This happened to me last week while on an hour-long Star Ferry night cruise around Hong Kong's Victoria Harbor. I took more than a hundred shots (including exposure-bracketed ones) and came up with at least 20 keepers. My shooting was admittedly gear-driven. I was testing my first 50mm lens (75 mm-e on my camera) that I obtained locally. At f/2 it isn't particularly fast when paired with my camera which isn't high-ISO capable. And I was shooting from a moving and unsteady platform.

Back home in Tacloban, I tried replicating the experience shooting scenes from the Haiyan/Yolanda first anniversary memorial rites. But I never found the "zone" again even when most of my shots were taken during the daytime in fine weather.

It was probably just beginner's luck. Which is why I'm taking Mike's "Power of Two" experiment. Hopefully, my nephew will indulge me.

Or as Hemingway is supposed to have said, "write drunk, edit sober."

I barely know what to say here, to me, this is so obviously correct as to barely need words.

From my own life, this is how I do all my writing, but especially creative writing: I make, then I edit. It is how it is done. If a person ever wondereds why they've never written a novel, despite having good ideas, usually the answer is that they've never given in to the spirit of play long enough to have something to edit down. First you grow the plant, only then can you prune it to the purpose or the shape you need.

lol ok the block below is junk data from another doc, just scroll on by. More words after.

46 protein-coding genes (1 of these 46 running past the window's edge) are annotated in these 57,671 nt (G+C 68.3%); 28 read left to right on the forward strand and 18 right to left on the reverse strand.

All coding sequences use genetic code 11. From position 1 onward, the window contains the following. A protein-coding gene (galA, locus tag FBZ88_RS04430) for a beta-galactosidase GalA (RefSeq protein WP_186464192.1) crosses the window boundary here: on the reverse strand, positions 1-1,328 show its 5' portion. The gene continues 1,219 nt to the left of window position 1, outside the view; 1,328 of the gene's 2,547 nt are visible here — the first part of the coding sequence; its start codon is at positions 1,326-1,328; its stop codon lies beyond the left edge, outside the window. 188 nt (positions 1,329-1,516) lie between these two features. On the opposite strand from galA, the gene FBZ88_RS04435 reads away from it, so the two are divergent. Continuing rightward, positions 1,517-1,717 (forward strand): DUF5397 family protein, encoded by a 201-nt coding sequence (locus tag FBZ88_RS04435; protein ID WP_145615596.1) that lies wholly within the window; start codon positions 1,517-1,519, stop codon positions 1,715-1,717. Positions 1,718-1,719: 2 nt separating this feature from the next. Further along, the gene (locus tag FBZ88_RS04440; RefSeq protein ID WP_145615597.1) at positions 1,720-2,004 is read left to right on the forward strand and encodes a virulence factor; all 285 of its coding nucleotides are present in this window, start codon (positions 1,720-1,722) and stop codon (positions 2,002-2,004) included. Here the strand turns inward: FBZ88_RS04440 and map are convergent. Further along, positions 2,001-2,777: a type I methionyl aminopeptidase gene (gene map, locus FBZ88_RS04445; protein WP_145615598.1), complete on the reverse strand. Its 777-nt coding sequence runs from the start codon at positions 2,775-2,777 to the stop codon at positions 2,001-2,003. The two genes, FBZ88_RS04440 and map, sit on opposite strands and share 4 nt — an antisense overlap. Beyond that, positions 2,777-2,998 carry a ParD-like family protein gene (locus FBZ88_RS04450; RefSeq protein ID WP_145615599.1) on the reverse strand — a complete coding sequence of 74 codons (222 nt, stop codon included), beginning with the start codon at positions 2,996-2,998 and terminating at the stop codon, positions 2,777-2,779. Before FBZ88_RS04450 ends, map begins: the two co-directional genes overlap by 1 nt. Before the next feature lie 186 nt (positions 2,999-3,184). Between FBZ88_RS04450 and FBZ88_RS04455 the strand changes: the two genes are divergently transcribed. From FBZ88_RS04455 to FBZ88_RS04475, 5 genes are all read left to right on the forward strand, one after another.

When I do ceramics, I may throw a dozen pots at a time, exploring different themes and ideas, responding to the character of the materials. Later, as they begin to dry, I edit down my selection, after they are fired, I make decisions from a different mindset about how to glaze them - process most analogous to film photography.

In art, I think there are only ever two things: a spirit of play that creates possibilities, and a spirit of fear that eliminates them. One works quickly, without rushing (festina lente) the other may rush in nervous haste or work deliberately with concentrated concern.

I am thinking now, of Winogrand, and how he left behind such a massive collection of unedited photos. That is what I think of when I say 'nervous haste'.

(There are also different orientations towards things too: a goal driven orientation like Ctien, and a explorational, savoring orientation like Mike's. They aren't exclusive, but one makes entrepreneur-ship easier, and the other makes teaching and reading easier.)

I've been reading back issues of Photo Techniques magazine and just recently read a article by the late David Vestal (May/June 2002 edition) that really resonated regarding shooting. Many times I've taken colour (film previously, digital now) along with my B&W film gear, and the two just don't mix (for me). I like the delayed reviewing aspect of film, time usually lets you look at the pictures with some objectiveness. Happy to scan the article if that's allowed?